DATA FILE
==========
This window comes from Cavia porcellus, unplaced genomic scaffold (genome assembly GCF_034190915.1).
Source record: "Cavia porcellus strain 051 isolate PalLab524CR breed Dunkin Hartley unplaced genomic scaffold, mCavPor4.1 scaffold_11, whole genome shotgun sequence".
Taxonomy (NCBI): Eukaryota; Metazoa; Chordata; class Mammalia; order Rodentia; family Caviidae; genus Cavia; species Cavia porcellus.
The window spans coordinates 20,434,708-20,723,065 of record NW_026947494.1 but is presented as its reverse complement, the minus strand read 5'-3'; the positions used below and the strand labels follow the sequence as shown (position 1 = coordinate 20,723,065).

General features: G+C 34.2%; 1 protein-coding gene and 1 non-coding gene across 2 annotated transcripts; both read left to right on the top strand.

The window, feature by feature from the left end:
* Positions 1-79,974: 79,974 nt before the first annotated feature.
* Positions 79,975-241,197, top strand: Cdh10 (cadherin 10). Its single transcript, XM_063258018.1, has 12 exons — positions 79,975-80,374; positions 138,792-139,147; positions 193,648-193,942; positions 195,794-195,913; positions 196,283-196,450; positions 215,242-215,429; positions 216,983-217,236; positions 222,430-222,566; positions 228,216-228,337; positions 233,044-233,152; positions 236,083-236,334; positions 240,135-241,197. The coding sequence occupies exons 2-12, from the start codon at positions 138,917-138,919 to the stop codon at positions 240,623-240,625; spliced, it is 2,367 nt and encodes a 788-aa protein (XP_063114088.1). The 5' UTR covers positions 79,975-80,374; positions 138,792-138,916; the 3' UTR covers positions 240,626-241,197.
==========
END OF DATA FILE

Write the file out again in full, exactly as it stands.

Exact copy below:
This window comes from Cavia porcellus, unplaced genomic scaffold (genome assembly GCF_034190915.1).
Source record: "Cavia porcellus strain 051 isolate PalLab524CR breed Dunkin Hartley unplaced genomic scaffold, mCavPor4.1 scaffold_11, whole genome shotgun sequence".
Taxonomy (NCBI): Eukaryota; Metazoa; Chordata; class Mammalia; order Rodentia; family Caviidae; genus Cavia; species Cavia porcellus.
The window spans coordinates 20,434,708-20,723,065 of record NW_026947494.1 but is presented as its reverse complement, the minus strand read 5'-3'; the positions used below and the strand labels follow the sequence as shown (position 1 = coordinate 20,723,065).

General features: G+C 34.2%; 1 protein-coding gene and 1 non-coding gene across 2 annotated transcripts; both read left to right on the top strand.

The window, feature by feature from the left end:
* Positions 1-79,974: 79,974 nt before the first annotated feature.
* Positions 79,975-241,197, top strand: Cdh10 (cadherin 10). Its single transcript, XM_063258018.1, has 12 exons — positions 79,975-80,374; positions 138,792-139,147; positions 193,648-193,942; positions 195,794-195,913; positions 196,283-196,450; positions 215,242-215,429; positions 216,983-217,236; positions 222,430-222,566; positions 228,216-228,337; positions 233,044-233,152; positions 236,083-236,334; positions 240,135-241,197. The coding sequence occupies exons 2-12, from the start codon at positions 138,917-138,919 to the stop codon at positions 240,623-240,625; spliced, it is 2,367 nt and encodes a 788-aa protein (XP_063114088.1). The 5' UTR covers positions 79,975-80,374; positions 138,792-138,916; the 3' UTR covers positions 240,626-241,197.